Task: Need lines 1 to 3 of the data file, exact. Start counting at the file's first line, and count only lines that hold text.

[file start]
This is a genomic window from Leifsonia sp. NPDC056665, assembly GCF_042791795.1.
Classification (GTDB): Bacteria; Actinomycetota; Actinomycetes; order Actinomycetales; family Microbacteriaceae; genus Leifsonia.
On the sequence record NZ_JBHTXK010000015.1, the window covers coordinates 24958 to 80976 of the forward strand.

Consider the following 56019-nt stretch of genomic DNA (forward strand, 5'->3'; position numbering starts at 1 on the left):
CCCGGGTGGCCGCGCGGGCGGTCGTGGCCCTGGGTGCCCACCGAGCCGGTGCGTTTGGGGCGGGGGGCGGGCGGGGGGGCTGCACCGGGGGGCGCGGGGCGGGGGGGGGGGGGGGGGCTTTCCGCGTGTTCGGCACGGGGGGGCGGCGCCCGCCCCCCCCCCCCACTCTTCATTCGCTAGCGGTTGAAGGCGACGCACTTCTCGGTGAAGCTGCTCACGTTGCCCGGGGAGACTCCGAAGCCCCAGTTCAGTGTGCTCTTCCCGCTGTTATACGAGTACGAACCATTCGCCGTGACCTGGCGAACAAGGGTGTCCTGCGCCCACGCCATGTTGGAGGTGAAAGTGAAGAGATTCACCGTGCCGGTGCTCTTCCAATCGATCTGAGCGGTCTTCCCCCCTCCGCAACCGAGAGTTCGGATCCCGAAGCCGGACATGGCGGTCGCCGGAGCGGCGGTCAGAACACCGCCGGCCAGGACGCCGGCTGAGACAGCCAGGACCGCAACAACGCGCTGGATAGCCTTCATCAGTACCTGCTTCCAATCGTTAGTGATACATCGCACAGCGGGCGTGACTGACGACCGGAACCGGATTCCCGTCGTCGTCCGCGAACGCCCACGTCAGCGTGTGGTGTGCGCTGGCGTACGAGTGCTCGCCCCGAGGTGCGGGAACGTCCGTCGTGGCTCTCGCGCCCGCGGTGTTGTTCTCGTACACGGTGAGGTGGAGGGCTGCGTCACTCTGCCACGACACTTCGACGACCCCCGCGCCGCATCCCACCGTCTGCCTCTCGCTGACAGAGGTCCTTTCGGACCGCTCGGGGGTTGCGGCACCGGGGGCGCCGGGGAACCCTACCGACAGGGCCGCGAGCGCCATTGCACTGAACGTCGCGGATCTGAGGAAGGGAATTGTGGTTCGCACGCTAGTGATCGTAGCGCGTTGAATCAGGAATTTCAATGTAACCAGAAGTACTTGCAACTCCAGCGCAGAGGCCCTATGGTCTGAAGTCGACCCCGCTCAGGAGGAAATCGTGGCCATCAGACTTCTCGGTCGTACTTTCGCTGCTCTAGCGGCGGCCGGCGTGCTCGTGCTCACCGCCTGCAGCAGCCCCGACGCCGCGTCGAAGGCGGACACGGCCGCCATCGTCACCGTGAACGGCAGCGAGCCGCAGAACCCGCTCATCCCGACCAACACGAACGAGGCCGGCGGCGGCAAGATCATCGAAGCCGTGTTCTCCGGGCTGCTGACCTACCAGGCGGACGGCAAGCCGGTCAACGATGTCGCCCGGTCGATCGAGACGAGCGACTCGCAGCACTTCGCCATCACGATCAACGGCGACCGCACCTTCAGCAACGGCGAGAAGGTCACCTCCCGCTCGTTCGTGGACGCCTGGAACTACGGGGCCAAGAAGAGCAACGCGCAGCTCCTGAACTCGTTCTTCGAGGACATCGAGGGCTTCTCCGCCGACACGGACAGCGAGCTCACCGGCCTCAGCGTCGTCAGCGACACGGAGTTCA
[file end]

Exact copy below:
This is a genomic window from Leifsonia sp. NPDC056665, assembly GCF_042791795.1.
Classification (GTDB): Bacteria; Actinomycetota; Actinomycetes; order Actinomycetales; family Microbacteriaceae; genus Leifsonia.
On the sequence record NZ_JBHTXK010000015.1, the window covers coordinates 24958 to 80976 of the forward strand.